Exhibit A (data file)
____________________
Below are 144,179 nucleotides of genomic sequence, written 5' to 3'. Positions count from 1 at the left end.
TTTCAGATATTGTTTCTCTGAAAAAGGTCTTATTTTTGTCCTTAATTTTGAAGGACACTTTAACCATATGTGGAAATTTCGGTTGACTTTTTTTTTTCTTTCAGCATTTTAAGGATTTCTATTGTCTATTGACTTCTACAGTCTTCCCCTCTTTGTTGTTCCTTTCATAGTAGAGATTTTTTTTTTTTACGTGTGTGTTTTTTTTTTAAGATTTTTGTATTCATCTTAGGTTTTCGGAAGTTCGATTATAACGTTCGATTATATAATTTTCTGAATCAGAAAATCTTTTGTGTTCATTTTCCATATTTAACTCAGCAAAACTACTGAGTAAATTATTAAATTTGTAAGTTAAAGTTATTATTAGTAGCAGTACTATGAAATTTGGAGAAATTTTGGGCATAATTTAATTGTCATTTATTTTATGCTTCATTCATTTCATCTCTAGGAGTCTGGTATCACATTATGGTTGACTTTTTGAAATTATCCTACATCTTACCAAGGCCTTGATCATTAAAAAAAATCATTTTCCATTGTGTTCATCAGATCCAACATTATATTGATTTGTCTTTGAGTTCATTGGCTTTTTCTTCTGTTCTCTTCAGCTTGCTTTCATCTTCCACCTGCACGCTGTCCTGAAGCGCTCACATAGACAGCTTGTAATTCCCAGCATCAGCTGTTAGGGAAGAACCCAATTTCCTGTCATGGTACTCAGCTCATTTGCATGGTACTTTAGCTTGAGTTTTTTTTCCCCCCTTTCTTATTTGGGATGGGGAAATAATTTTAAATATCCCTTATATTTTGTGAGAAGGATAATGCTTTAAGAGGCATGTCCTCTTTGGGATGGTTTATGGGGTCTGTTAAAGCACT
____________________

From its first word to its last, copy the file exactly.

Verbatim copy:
Below are 144,179 nucleotides of genomic sequence, written 5' to 3'. Positions count from 1 at the left end.
TTTCAGATATTGTTTCTCTGAAAAAGGTCTTATTTTTGTCCTTAATTTTGAAGGACACTTTAACCATATGTGGAAATTTCGGTTGACTTTTTTTTTTCTTTCAGCATTTTAAGGATTTCTATTGTCTATTGACTTCTACAGTCTTCCCCTCTTTGTTGTTCCTTTCATAGTAGAGATTTTTTTTTTTTACGTGTGTGTTTTTTTTTTAAGATTTTTGTATTCATCTTAGGTTTTCGGAAGTTCGATTATAACGTTCGATTATATAATTTTCTGAATCAGAAAATCTTTTGTGTTCATTTTCCATATTTAACTCAGCAAAACTACTGAGTAAATTATTAAATTTGTAAGTTAAAGTTATTATTAGTAGCAGTACTATGAAATTTGGAGAAATTTTGGGCATAATTTAATTGTCATTTATTTTATGCTTCATTCATTTCATCTCTAGGAGTCTGGTATCACATTATGGTTGACTTTTTGAAATTATCCTACATCTTACCAAGGCCTTGATCATTAAAAAAAATCATTTTCCATTGTGTTCATCAGATCCAACATTATATTGATTTGTCTTTGAGTTCATTGGCTTTTTCTTCTGTTCTCTTCAGCTTGCTTTCATCTTCCACCTGCACGCTGTCCTGAAGCGCTCACATAGACAGCTTGTAATTCCCAGCATCAGCTGTTAGGGAAGAACCCAATTTCCTGTCATGGTACTCAGCTCATTTGCATGGTACTTTAGCTTGAGTTTTTTTTCCCCCCTTTCTTATTTGGGATGGGGAAATAATTTTAAATATCCCTTATATTTTGTGAGAAGGATAATGCTTTAAGAGGCATGTCCTCTTTGGGATGGTTTATGGGGTCTGTTAAAGCACT